Presentations at the ATS Workshop for Administrators and Faculty of Historically Black Institutions October 3-5, 2003 by John W. Kinney, Samuel DeWitt Proctor School of Theology of Virginia Union University, Richmond, Virginia
The task of theological education is the (trans)formation of competent, conscientitized, caring persons committed to excellence in leadership and ministry in the church and community. This formation should initiate an orienta-tion to lifelong learning that, for some, evolves into a career trajectory that revitalizes the community of scholars and administrators that direct that formation. The assignment given to me presumes that the task is particularized and variegated pedagogically and methodologically by social location, culture, history, and relational nexi.
Institutions and organizations have communities of accountability, histories, missions, purposes, and identities. Effective institutions operate with mission clarity. If the mission fulfills a meaningful purpose and violates neither legal statutes, the dignity of all creation, or the principles of justice, institutions should be encouraged to function faithfully and construct futures in light of their identities. Diversity in institutional mission in theological education is essential for broadly informed excellence in the pulpit and the pew. This commitment to contribute to excellence is shared by many institutions. Historically Black seminaries contribute, in part, through focused scholarly reflection and action in light of the classic and creative life of faith, worship, and practice in African American contexts. The learning environment of Black seminaries offer a relevant approach to theologi-cal education to all persons but particularly to persons whose point of entre' in responding to their call will be or is the Black community. There are several principles, which I believe recommend Black seminaries. While these principles can only be highlighted here, they include: culture, contextualization, convergence, communica-tion, critical/constructive consciousness, care, and celebration.
A. Culture: Diversity is an inherent aspect of creation. There are still those voices which eschew diversity and call for an amorphous oneness that mutes the vibrant and variegated tones of community and hinder authentic communion. Where there is true communion there will be difference and without the recognition of difference, the core of communion is destroyed. Communion allows us to sense the rich melody of life when different cords are struck and vibrate. Black seminaries help the faithful in the context of learning; hear the sound of Blackness and touch and be touched by the soul of Blackness. While we can debate intellectually the reality and the character of Black hard culture, we can feel soft culture. Black seminarians are inspired, nourished, challenged, and strengthened when studying in an environment bathed in the mood, tense sensation, demands, and spirit of diasporic culture.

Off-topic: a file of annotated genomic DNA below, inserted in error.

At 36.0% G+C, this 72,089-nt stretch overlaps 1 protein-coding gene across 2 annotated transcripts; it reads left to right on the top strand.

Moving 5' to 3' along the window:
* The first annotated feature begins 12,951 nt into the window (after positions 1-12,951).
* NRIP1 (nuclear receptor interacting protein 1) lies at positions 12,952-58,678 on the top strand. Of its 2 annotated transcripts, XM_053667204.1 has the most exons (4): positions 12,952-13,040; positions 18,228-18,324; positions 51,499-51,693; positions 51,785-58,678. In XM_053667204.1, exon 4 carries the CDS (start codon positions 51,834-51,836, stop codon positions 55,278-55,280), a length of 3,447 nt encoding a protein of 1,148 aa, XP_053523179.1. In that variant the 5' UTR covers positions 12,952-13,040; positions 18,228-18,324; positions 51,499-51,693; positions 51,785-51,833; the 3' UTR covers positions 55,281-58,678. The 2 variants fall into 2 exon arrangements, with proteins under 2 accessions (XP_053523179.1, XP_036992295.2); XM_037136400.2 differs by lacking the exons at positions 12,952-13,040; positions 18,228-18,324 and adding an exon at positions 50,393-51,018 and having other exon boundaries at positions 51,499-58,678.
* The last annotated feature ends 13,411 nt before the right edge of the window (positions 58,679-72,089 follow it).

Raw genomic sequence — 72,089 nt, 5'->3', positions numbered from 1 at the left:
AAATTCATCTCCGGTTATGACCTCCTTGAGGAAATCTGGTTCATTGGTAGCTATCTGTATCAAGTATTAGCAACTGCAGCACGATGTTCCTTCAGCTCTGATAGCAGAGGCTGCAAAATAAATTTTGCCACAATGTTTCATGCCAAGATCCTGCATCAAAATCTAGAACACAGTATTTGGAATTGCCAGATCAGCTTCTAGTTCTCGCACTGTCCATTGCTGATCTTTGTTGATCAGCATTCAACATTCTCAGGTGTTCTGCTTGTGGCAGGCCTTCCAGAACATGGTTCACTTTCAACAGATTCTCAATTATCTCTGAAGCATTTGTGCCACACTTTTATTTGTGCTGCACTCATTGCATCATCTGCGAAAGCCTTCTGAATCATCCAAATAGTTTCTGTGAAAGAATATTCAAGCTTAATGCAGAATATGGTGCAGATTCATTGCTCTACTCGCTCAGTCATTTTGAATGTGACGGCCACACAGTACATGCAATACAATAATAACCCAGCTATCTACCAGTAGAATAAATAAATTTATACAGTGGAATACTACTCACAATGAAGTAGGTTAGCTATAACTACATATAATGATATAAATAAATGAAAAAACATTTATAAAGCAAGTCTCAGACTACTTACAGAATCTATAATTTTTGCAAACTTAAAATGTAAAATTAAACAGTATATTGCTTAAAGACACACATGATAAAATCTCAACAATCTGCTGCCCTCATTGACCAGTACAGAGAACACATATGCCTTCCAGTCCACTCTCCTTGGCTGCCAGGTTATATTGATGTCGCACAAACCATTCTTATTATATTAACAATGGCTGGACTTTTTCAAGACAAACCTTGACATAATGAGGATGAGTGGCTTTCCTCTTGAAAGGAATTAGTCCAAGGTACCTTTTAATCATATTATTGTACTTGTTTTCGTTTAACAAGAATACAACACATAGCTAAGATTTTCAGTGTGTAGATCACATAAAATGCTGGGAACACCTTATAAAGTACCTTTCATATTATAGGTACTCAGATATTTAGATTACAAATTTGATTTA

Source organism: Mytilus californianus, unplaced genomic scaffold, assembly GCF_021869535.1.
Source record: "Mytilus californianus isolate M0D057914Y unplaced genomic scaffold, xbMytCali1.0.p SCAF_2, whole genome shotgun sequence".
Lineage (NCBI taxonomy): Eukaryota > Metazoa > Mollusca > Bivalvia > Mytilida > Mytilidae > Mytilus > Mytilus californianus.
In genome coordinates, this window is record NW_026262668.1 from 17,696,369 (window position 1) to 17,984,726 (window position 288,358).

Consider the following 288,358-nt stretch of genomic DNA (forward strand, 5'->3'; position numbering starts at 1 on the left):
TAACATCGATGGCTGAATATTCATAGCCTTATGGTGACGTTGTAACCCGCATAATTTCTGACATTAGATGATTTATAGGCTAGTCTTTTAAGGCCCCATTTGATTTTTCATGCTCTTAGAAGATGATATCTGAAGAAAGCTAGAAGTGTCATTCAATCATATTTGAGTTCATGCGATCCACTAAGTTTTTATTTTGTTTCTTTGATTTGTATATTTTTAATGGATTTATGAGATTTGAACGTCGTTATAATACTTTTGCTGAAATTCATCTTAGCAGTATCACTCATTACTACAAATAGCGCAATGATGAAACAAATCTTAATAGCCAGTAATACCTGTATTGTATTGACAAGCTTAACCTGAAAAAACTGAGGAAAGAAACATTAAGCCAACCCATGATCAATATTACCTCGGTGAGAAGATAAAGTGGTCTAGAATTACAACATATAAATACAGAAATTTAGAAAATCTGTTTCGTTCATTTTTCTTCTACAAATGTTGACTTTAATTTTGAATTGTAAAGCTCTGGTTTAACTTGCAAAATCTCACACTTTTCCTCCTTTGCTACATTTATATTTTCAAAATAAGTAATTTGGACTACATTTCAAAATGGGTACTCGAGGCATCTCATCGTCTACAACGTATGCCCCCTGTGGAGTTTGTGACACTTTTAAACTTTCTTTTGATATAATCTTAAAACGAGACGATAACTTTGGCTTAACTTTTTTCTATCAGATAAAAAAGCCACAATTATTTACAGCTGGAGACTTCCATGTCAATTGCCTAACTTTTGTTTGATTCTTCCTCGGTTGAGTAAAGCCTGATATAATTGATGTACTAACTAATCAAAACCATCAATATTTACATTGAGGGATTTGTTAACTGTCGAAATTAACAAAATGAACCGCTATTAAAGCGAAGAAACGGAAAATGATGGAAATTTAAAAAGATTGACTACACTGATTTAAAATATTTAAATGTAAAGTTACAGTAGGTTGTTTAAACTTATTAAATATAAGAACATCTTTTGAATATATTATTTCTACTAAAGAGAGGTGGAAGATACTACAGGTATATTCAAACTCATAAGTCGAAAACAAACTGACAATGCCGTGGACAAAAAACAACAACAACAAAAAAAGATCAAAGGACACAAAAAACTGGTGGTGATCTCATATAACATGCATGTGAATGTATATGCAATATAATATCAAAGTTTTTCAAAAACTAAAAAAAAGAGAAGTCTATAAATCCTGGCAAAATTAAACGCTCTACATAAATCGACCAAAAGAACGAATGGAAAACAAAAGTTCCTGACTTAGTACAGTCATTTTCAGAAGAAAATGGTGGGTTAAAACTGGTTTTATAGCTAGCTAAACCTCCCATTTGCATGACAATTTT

Honoring Black culture demands the recognition of multiple intelligences, the celebration of the insurrection of subjugated knowledge, and the expansion of the theological circle. Regrettably, so many of the voices proclaim-ing a vision of unity calling for the demise of Black seminaries speak with a sacred dishonesty that uncritically embraces a cultural paradigm that claims universal validity and parades as a normative absolute.
There are still people of color who are deceived by this rhetoric and ignore their own institutions in order to get a "superior" education. Sadly, this arrogance, birthed paradoxically in self-negation, is nourished, applauded, and rewarded by some non-Black institutions.
In theological education, fleeing Blackness by being Black among folk who are not Black sometimes affords one immediate status, privilege, and the convenient crutch of race in any crisis. Being Black in a Black seminary confers a call to responsibility with no guarantee of status. We (Black seminaries) perform a great disservice to the church, community, and academy when we forsake our mission for the sake of survival with comfort and acceptance.